The effects of subsurface drainage depth and intensity on nitrate loads in the northern Cornbelt

Keywords: Gulf Hypoxia, Nitrate-nitrogen, Subsurface drainage design, Tile drainage Nitrate loads to surface waters from croplands in the Mississippi River basin are considered a leading cause of hypoxia in the Gulf of Mexico. Subsurface (tile) drainage systems exacerbate nitrate loads to surface waters by providing a pathway for the transport of soluble compounds from the crop rooting zone. This work investigated the role of subsurface drainage depth and drainage intensity (theoretical drainage rate) on nitrate loads to subsurface drains through field experimentation over a five-year period (2001-2005). Subsurface drainage plots were installed on nine subfield-sized plots ranging in size from 0.8 to 2.5 ha. The nine plots comprised two drainage depths (90 and 120 cm) and two drainage intensities: a conventional" intensity of 13 mm d-1 design drainage rate and a "high" intensity of 51 mm d-1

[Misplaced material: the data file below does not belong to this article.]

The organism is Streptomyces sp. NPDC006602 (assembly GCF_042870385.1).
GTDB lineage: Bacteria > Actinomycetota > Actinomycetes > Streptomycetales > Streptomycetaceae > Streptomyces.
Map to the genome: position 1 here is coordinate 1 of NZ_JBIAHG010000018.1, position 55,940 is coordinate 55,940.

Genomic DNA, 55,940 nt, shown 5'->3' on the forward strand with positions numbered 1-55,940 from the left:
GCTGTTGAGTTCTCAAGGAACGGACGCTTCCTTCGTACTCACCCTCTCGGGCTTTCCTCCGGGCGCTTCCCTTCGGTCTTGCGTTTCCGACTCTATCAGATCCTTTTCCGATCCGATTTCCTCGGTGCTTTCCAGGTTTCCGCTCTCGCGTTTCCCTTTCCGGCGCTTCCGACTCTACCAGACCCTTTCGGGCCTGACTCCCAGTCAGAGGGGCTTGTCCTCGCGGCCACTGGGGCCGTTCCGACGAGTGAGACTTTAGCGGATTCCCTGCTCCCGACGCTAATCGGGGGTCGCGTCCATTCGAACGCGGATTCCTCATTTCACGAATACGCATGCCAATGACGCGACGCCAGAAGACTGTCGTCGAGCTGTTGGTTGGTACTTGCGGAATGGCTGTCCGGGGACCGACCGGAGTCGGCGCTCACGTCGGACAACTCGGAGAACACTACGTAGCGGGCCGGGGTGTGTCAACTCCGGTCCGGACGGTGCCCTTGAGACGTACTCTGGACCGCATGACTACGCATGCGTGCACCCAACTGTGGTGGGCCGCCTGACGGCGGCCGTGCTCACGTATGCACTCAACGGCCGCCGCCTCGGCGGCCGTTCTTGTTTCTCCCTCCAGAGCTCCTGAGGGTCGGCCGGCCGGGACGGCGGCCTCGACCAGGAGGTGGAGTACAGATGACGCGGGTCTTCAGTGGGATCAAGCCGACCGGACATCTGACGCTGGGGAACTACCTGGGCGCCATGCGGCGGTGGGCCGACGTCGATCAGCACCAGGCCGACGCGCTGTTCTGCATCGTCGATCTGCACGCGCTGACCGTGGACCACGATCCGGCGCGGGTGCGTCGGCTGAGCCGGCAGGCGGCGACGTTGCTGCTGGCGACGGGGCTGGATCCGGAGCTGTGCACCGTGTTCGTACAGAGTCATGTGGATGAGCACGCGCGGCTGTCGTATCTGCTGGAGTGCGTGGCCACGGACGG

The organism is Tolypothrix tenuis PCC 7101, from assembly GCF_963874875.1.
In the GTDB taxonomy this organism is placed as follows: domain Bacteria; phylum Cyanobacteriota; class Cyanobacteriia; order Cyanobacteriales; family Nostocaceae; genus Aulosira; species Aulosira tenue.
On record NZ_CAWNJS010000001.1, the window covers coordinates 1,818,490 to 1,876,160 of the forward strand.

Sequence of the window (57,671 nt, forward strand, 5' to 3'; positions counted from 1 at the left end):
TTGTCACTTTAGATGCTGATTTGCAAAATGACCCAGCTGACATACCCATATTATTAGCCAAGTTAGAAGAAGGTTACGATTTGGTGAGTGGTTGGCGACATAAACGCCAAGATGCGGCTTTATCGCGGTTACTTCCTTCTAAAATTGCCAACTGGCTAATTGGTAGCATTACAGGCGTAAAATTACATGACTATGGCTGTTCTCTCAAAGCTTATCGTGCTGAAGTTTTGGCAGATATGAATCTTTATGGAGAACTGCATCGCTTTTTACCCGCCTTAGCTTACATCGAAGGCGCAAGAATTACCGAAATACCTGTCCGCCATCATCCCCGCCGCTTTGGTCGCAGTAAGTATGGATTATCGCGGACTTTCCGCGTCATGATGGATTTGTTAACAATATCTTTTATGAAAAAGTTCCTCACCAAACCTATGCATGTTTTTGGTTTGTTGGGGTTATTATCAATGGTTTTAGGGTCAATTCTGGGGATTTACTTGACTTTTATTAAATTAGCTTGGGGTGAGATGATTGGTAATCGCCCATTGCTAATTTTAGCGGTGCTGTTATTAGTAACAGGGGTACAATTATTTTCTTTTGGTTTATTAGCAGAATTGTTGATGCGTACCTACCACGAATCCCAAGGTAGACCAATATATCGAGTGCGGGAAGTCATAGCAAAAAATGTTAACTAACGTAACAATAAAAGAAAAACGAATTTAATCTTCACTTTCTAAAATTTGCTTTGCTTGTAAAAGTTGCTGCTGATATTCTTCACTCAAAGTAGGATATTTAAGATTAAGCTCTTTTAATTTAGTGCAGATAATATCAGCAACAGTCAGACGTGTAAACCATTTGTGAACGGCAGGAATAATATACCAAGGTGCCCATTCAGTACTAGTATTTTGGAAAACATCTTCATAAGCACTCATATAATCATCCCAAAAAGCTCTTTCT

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Transactions of the ASABE
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Minnesota Water Research Digital Library
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